Structural hierarchy: Hierarchical structures are ubiquitous in nature and can be observed at many different scales in organic materials and biological systems (Aizenberg et al., 2005; Buehler, 2006; Espinosa et al., 2011; Fratzl and Weinkamer, 2007; Gibson et al., 2010; Lakes, 1993; Ortiz and Boyce, 2008; Qing and Mishnaevsky Jr, 2009). The hierarchical organization of these systems generally plays a key role in their properties, and hence survival (Fratzl and Weinkamer, 2007; Gibson et al., 2010). Hierarchy is also important in engineering and architectural design. Examples range from the Eiffel tower1993) and polymers with micro-level hierarchical structures (Lakes, 1993), to sandwich panels with cores made of foams or composite lattice structures (Cote et al., 2009; Fan et al., 2008; Kazemahvazi et al., 2009; Kazemahvazi and Zenkert, 2009; Kooistra et al., 2007). There, hierarchical organization can lead to superior mechanical behavior and tailorable properties, as described recently for sandwich cores with hierarchical structure (Fan et al., 2008), for hierarchical corrugated truss structures (Kooistra et al., 2007) and for fractal-appearing hierarchical honeycombs (Ajdari et al. 2012). The overall mechanical behavior of these structures is governed by the response at different length scales and levels of hierarchy; and increasing levels of structural hierarchy can result in lighter-weight and better-performing structures.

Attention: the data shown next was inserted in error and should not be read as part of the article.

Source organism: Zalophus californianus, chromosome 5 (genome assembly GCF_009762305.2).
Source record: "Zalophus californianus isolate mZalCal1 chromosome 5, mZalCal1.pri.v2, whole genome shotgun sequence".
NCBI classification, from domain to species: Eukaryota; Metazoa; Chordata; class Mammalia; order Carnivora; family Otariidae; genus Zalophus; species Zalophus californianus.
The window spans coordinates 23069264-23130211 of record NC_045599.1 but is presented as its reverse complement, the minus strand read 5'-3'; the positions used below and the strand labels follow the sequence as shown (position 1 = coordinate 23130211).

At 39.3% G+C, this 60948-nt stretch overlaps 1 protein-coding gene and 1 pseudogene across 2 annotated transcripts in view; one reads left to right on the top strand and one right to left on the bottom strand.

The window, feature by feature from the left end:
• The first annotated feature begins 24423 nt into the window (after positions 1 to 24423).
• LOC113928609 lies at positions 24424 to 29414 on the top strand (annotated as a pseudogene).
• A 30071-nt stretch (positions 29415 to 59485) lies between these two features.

·         Ajdari, A., Jahromi, B.H., Papadopoulos, J., Nayeb-Hashemi, H., Vaziri, A., 2012, Hierarchical honeycombs with tailorable properties, I J Solids and Structures, 49, 1413-1419

·         Aizenberg, J., Weaver, J.C., Thanawala, M.S., Sundar, V.C., Morse, D.E., Fratzl, P., 2005. Skeleton of Euplectella sp.: Structural Hierarchy from the Nanoscale to the Macroscale. Science 309, 275-278.